So what about solar PV-with-storage? Koningstein and Fork appear not to be aware that such a solution may be possible. Nor do they seem to have heard of microgrids or to have thought of a combination of solar and electric cars. They merely sigh that “if we invented a distributed, dispatchable power technology, it coud transform the energy marketplace and the roles by utilities and their customers”. They can’t think of any possible solution, though: we “don’t have the answers”. The technologies required to reverse climate change “haven’t been invented yet”, they write.

However, they do have a suggestion to make. They recommend that government and energy companies adopt the “Google approach” to innovation, summed up in the company’s “70-20-10” rule, which means that 70% of employee time be spent working on core busines tasks, 20% on side projects related to core business and “the final 10% on strange new ideas that have the potential to be truly disruptive”. If we do this, the two Google engineers are hopeful that some “truly disruptive technologies” will be invented. They call upon “society” to “fund scientists and engineers to propose and test new ideas … Today the energy innovation cycle is measured in decades, in large part because so little money is spent on critical types of R&D”.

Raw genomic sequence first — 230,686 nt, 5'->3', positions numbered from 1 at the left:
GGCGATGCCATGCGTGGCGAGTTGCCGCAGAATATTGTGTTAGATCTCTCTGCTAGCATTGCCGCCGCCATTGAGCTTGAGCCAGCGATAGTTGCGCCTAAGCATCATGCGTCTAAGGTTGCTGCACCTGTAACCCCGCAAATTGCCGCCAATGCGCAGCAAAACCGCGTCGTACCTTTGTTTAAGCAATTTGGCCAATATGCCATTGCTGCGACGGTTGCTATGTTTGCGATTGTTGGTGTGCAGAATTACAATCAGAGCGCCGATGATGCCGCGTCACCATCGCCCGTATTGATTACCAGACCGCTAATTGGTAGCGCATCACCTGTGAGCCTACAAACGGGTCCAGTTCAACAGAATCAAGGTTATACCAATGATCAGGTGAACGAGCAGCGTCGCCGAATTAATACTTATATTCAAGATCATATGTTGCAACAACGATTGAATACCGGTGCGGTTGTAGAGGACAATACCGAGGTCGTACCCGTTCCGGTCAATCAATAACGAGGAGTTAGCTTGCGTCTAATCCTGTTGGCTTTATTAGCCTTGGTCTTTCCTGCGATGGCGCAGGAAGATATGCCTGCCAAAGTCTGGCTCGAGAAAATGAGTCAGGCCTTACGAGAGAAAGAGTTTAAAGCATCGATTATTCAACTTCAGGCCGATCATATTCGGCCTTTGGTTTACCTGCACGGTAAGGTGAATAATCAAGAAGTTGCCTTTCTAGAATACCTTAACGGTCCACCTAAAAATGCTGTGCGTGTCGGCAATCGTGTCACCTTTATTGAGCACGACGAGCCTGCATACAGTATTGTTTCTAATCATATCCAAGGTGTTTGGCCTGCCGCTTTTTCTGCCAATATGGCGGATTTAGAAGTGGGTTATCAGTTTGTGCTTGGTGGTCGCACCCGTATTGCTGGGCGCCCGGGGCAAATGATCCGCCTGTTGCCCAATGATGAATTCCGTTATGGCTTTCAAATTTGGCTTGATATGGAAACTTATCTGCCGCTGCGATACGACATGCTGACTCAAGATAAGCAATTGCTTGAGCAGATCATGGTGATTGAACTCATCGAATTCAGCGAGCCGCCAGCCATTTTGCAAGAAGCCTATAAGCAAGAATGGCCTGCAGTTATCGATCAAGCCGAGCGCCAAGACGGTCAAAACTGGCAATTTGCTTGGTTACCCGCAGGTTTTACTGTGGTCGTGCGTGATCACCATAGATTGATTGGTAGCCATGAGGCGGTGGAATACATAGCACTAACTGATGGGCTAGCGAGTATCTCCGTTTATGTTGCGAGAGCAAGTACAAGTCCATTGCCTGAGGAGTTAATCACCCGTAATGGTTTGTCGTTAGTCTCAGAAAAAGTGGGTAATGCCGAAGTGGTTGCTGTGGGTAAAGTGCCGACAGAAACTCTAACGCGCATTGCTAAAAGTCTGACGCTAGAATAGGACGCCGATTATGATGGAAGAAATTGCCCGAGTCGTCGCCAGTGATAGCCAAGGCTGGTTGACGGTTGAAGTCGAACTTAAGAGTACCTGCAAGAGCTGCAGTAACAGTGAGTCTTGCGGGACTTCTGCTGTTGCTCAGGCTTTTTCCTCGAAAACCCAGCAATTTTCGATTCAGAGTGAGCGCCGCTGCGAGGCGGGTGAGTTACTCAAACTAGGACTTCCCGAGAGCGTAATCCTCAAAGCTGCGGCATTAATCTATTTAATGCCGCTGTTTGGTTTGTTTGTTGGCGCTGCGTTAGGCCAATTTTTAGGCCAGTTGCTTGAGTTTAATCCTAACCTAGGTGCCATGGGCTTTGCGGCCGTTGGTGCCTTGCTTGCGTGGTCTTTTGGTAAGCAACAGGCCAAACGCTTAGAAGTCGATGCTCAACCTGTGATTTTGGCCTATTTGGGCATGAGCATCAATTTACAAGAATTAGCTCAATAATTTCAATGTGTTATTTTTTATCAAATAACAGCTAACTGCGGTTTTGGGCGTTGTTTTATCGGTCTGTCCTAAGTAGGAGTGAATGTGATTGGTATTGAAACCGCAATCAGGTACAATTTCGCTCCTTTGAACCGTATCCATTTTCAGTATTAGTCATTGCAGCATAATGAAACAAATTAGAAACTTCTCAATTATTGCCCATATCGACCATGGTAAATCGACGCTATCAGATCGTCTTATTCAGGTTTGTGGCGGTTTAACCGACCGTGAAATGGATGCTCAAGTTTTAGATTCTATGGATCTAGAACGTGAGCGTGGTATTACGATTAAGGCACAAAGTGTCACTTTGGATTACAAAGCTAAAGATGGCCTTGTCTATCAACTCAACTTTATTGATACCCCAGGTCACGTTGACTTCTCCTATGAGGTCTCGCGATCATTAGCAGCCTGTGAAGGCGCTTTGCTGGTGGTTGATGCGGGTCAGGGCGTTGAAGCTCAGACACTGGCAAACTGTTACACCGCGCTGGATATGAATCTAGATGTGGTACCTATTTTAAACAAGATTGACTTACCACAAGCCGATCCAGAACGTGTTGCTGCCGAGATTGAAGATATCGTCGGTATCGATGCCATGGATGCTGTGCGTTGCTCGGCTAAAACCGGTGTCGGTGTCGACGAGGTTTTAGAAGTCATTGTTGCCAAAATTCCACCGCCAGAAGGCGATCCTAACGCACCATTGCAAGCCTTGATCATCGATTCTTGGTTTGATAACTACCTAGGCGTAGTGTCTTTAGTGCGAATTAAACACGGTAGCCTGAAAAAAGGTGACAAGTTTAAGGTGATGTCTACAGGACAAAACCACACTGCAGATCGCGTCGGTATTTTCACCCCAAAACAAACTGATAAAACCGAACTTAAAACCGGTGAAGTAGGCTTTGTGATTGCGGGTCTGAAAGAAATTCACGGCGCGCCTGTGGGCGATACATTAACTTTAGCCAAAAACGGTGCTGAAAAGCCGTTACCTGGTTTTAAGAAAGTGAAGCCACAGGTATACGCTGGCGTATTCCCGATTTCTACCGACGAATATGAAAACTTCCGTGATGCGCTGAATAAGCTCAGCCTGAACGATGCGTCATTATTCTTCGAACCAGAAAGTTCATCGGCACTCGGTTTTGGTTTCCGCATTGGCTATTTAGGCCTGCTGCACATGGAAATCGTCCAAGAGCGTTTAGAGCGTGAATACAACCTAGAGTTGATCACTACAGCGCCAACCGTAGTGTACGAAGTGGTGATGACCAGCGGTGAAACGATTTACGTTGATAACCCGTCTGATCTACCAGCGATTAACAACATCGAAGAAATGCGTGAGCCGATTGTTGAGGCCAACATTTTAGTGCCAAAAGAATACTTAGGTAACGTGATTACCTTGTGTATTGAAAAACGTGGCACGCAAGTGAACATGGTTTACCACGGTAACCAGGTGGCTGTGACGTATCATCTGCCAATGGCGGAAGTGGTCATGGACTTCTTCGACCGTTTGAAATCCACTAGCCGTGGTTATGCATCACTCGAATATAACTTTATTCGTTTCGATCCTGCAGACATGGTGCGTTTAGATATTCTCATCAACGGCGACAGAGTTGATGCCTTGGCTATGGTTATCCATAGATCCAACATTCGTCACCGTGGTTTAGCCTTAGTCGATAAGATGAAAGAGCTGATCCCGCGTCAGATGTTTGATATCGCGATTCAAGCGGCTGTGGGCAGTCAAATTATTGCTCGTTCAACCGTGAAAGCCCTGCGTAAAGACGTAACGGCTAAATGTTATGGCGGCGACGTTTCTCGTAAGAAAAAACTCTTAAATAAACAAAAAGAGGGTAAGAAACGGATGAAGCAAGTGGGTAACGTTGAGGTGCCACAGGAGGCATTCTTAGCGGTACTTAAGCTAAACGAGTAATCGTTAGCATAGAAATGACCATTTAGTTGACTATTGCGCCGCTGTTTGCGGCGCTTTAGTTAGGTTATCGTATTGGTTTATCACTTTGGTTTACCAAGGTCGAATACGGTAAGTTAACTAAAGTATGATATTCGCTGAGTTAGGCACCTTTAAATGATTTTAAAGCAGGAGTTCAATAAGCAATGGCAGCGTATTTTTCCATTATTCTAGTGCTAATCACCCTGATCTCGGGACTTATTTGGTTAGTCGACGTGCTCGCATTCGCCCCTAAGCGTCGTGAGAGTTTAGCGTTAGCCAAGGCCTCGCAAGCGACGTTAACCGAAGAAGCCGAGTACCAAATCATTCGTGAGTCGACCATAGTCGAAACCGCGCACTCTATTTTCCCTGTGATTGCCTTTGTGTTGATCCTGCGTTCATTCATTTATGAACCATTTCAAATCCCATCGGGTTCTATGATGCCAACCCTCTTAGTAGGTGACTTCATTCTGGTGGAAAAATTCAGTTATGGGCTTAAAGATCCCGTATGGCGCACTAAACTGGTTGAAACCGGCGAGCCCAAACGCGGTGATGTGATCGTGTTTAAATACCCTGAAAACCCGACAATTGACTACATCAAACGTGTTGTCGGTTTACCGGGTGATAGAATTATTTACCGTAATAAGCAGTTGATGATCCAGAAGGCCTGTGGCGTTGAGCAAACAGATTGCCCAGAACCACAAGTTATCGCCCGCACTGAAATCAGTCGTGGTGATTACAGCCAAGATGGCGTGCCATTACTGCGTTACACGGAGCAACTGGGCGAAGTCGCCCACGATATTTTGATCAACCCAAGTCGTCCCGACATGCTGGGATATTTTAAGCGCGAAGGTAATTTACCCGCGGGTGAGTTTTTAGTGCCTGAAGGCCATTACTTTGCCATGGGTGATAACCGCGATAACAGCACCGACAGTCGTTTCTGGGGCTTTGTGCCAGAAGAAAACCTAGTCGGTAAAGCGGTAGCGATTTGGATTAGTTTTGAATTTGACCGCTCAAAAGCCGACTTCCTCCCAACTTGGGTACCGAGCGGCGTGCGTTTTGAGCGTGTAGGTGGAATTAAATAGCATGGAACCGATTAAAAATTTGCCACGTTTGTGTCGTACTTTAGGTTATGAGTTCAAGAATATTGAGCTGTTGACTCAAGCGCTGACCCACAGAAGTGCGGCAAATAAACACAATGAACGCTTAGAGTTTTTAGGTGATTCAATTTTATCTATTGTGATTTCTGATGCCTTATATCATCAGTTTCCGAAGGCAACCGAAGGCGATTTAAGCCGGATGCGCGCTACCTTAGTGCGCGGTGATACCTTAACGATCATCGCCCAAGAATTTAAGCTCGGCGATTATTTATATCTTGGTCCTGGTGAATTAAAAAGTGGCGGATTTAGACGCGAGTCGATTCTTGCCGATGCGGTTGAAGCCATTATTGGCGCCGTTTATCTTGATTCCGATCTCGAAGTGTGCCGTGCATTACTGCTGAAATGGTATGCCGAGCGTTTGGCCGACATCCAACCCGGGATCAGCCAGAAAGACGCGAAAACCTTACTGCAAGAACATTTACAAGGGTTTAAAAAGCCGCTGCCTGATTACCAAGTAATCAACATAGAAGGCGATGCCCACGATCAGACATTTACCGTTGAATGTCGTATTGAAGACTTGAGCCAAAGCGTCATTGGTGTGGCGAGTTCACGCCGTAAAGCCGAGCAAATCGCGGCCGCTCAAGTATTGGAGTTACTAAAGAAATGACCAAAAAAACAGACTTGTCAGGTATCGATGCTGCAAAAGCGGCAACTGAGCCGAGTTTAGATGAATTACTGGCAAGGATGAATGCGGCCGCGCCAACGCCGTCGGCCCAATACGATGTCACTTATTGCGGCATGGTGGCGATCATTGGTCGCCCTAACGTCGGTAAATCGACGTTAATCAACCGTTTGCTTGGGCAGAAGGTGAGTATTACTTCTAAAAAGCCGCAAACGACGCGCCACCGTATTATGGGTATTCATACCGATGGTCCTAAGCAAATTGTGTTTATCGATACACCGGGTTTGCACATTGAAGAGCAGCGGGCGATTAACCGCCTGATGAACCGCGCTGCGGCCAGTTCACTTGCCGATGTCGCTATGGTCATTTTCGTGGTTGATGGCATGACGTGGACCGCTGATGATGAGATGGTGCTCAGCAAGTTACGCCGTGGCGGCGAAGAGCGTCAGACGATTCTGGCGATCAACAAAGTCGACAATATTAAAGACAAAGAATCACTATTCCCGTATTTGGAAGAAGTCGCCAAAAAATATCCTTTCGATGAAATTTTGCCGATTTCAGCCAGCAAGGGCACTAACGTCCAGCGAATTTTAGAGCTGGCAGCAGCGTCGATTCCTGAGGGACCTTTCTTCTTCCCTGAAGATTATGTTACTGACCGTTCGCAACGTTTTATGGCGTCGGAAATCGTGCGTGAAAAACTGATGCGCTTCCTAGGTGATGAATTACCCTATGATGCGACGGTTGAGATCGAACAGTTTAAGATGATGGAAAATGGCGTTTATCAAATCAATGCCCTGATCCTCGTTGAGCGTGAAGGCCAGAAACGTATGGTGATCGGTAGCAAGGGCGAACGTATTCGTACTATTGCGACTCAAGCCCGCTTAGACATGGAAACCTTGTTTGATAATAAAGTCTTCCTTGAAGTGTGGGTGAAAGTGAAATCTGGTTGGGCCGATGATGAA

So what do Koningstein and Fork think that researchers in the energy sector are doing right now? Did they try to find out how much is being spent on cleantech research worldwide? Or what technologies are actually being developed? If so, they show no signs of it. Indeed, they seem to know very little about what’s going on in the energy sector. Perhaps it is too much expect Google to solve the world’s energy problems – they could search the internet a bit better.

Source: Energy Post. Reproduced with permission.

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96 Comments
  1. Michael Huang 5 years ago

    It seems to me that the world does not have an energy problem. It is full of energy. Whether the earth has a CO2 problem or not is still subject to debate. We do have abnormal weather events. No question about that. But these kind of events have existed long before the first recorded history of human beings, and whether or not they are caused by CO2 increase in the atmosphere is still subject to debate. Solar or wind energy do not reduce much the amount of CO2 emitted each year if one takes into consideration the whole associated process, such as from manufacturing to installation of solar panels to generate power. From mining the raw materials, transporting, manufacturing, massive land size needed for solar power stations, it all creates CO2 into the atmosphere. While coal power plant is normally near to where the coal is, with the help of CO2 capturing and storaging technologies, adding back the forests which can grow on the land mass needed for solar power plants, coal is not that bad a demon at all as portrayed by the renewable advocates. Solar power at the current forms is more of a redistribution of wealth from those who can not afford solar energy consumption to those who can afford. For those who are conscious of CO2 pollution, good on them if they install solar panels on their roof tops without any government subsidies in whatever forms. But to have those who can not afford the luxury of solar power to subsidize solar power consumers, there is a social fairness issue here.